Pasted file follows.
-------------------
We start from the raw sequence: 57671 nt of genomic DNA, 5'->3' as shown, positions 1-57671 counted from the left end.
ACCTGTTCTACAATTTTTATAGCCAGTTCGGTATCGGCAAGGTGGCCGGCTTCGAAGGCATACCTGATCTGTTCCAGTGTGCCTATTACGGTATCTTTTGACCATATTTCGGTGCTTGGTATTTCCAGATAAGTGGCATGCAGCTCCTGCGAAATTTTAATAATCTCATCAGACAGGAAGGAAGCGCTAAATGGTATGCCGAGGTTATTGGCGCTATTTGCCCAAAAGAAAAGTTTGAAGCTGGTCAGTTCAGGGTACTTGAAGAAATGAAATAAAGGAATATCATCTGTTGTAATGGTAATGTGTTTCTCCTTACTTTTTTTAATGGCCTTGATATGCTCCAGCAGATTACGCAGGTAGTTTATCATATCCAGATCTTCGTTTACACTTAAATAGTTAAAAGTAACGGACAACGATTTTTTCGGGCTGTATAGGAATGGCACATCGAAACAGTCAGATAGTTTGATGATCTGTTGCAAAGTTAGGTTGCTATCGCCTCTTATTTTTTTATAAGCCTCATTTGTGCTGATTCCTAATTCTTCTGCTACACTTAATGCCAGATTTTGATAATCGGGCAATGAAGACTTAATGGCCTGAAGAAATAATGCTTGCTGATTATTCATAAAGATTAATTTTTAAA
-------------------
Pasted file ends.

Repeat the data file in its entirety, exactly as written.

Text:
We start from the raw sequence: 57671 nt of genomic DNA, 5'->3' as shown, positions 1-57671 counted from the left end.
ACCTGTTCTACAATTTTTATAGCCAGTTCGGTATCGGCAAGGTGGCCGGCTTCGAAGGCATACCTGATCTGTTCCAGTGTGCCTATTACGGTATCTTTTGACCATATTTCGGTGCTTGGTATTTCCAGATAAGTGGCATGCAGCTCCTGCGAAATTTTAATAATCTCATCAGACAGGAAGGAAGCGCTAAATGGTATGCCGAGGTTATTGGCGCTATTTGCCCAAAAGAAAAGTTTGAAGCTGGTCAGTTCAGGGTACTTGAAGAAATGAAATAAAGGAATATCATCTGTTGTAATGGTAATGTGTTTCTCCTTACTTTTTTTAATGGCCTTGATATGCTCCAGCAGATTACGCAGGTAGTTTATCATATCCAGATCTTCGTTTACACTTAAATAGTTAAAAGTAACGGACAACGATTTTTTCGGGCTGTATAGGAATGGCACATCGAAACAGTCAGATAGTTTGATGATCTGTTGCAAAGTTAGGTTGCTATCGCCTCTTATTTTTTTATAAGCCTCATTTGTGCTGATTCCTAATTCTTCTGCTACACTTAATGCCAGATTTTGATAATCGGGCAATGAAGACTTAATGGCCTGAAGAAATAATGCTTGCTGATTATTCATAAAGATTAATTTTTAAA